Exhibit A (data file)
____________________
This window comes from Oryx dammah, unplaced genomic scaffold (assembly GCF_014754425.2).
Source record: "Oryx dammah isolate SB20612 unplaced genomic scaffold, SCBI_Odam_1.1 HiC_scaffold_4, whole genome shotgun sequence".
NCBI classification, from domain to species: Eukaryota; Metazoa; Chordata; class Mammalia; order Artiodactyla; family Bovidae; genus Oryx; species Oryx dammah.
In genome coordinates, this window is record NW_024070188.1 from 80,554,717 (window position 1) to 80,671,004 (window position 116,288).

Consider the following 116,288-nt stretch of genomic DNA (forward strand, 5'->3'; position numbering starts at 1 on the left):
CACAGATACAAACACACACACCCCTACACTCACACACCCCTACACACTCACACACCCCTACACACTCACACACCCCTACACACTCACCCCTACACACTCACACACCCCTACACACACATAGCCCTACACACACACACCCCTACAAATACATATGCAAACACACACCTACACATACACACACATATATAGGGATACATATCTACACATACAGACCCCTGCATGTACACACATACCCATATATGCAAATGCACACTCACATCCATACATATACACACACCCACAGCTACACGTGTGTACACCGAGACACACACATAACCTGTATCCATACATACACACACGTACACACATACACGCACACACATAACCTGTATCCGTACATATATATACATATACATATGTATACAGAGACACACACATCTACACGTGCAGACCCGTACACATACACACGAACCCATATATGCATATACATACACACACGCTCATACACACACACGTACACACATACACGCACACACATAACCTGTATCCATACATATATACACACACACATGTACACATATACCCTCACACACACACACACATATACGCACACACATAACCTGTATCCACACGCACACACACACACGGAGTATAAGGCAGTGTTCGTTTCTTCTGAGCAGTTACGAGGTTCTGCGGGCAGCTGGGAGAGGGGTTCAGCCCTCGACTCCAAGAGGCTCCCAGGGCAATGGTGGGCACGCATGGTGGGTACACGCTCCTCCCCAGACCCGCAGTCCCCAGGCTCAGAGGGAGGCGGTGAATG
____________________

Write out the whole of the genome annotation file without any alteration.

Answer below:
This window comes from Oryx dammah, unplaced genomic scaffold (assembly GCF_014754425.2).
Source record: "Oryx dammah isolate SB20612 unplaced genomic scaffold, SCBI_Odam_1.1 HiC_scaffold_4, whole genome shotgun sequence".
NCBI classification, from domain to species: Eukaryota; Metazoa; Chordata; class Mammalia; order Artiodactyla; family Bovidae; genus Oryx; species Oryx dammah.
In genome coordinates, this window is record NW_024070188.1 from 80,554,717 (window position 1) to 80,671,004 (window position 116,288).

Consider the following 116,288-nt stretch of genomic DNA (forward strand, 5'->3'; position numbering starts at 1 on the left):
CACAGATACAAACACACACACCCCTACACTCACACACCCCTACACACTCACACACCCCTACACACTCACACACCCCTACACACTCACCCCTACACACTCACACACCCCTACACACACATAGCCCTACACACACACACCCCTACAAATACATATGCAAACACACACCTACACATACACACACATATATAGGGATACATATCTACACATACAGACCCCTGCATGTACACACATACCCATATATGCAAATGCACACTCACATCCATACATATACACACACCCACAGCTACACGTGTGTACACCGAGACACACACATAACCTGTATCCATACATACACACACGTACACACATACACGCACACACATAACCTGTATCCGTACATATATATACATATACATATGTATACAGAGACACACACATCTACACGTGCAGACCCGTACACATACACACGAACCCATATATGCATATACATACACACACGCTCATACACACACACGTACACACATACACGCACACACATAACCTGTATCCATACATATATACACACACACATGTACACATATACCCTCACACACACACACACATATACGCACACACATAACCTGTATCCACACGCACACACACACACGGAGTATAAGGCAGTGTTCGTTTCTTCTGAGCAGTTACGAGGTTCTGCGGGCAGCTGGGAGAGGGGTTCAGCCCTCGACTCCAAGAGGCTCCCAGGGCAATGGTGGGCACGCATGGTGGGTACACGCTCCTCCCCAGACCCGCAGTCCCCAGGCTCAGAGGGAGGCGGTGAATG